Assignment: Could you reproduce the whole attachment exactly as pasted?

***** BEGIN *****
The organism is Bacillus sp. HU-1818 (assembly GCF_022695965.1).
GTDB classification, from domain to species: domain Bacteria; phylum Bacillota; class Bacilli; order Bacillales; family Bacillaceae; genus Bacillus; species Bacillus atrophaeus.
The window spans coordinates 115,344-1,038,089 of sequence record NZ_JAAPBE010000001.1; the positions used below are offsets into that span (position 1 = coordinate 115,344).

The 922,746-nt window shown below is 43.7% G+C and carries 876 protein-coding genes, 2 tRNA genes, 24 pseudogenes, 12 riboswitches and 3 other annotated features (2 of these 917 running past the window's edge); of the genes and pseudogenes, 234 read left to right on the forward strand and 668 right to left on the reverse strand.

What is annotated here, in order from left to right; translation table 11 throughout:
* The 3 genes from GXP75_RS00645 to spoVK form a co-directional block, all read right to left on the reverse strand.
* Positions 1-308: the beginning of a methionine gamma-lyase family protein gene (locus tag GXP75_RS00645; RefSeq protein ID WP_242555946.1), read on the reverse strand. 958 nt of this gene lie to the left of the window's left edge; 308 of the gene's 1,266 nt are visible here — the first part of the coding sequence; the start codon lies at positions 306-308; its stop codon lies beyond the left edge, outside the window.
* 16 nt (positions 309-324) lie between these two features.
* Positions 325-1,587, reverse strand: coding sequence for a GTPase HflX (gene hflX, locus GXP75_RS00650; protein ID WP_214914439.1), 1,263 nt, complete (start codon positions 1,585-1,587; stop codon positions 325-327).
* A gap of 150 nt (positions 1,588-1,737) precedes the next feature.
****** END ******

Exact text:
The organism is Bacillus sp. HU-1818 (assembly GCF_022695965.1).
GTDB classification, from domain to species: domain Bacteria; phylum Bacillota; class Bacilli; order Bacillales; family Bacillaceae; genus Bacillus; species Bacillus atrophaeus.
The window spans coordinates 115,344-1,038,089 of sequence record NZ_JAAPBE010000001.1; the positions used below are offsets into that span (position 1 = coordinate 115,344).

The 922,746-nt window shown below is 43.7% G+C and carries 876 protein-coding genes, 2 tRNA genes, 24 pseudogenes, 12 riboswitches and 3 other annotated features (2 of these 917 running past the window's edge); of the genes and pseudogenes, 234 read left to right on the forward strand and 668 right to left on the reverse strand.

What is annotated here, in order from left to right; translation table 11 throughout:
* The 3 genes from GXP75_RS00645 to spoVK form a co-directional block, all read right to left on the reverse strand.
* Positions 1-308: the beginning of a methionine gamma-lyase family protein gene (locus tag GXP75_RS00645; RefSeq protein ID WP_242555946.1), read on the reverse strand. 958 nt of this gene lie to the left of the window's left edge; 308 of the gene's 1,266 nt are visible here — the first part of the coding sequence; the start codon lies at positions 306-308; its stop codon lies beyond the left edge, outside the window.
* 16 nt (positions 309-324) lie between these two features.
* Positions 325-1,587, reverse strand: coding sequence for a GTPase HflX (gene hflX, locus GXP75_RS00650; protein ID WP_214914439.1), 1,263 nt, complete (start codon positions 1,585-1,587; stop codon positions 325-327).
* A gap of 150 nt (positions 1,588-1,737) precedes the next feature.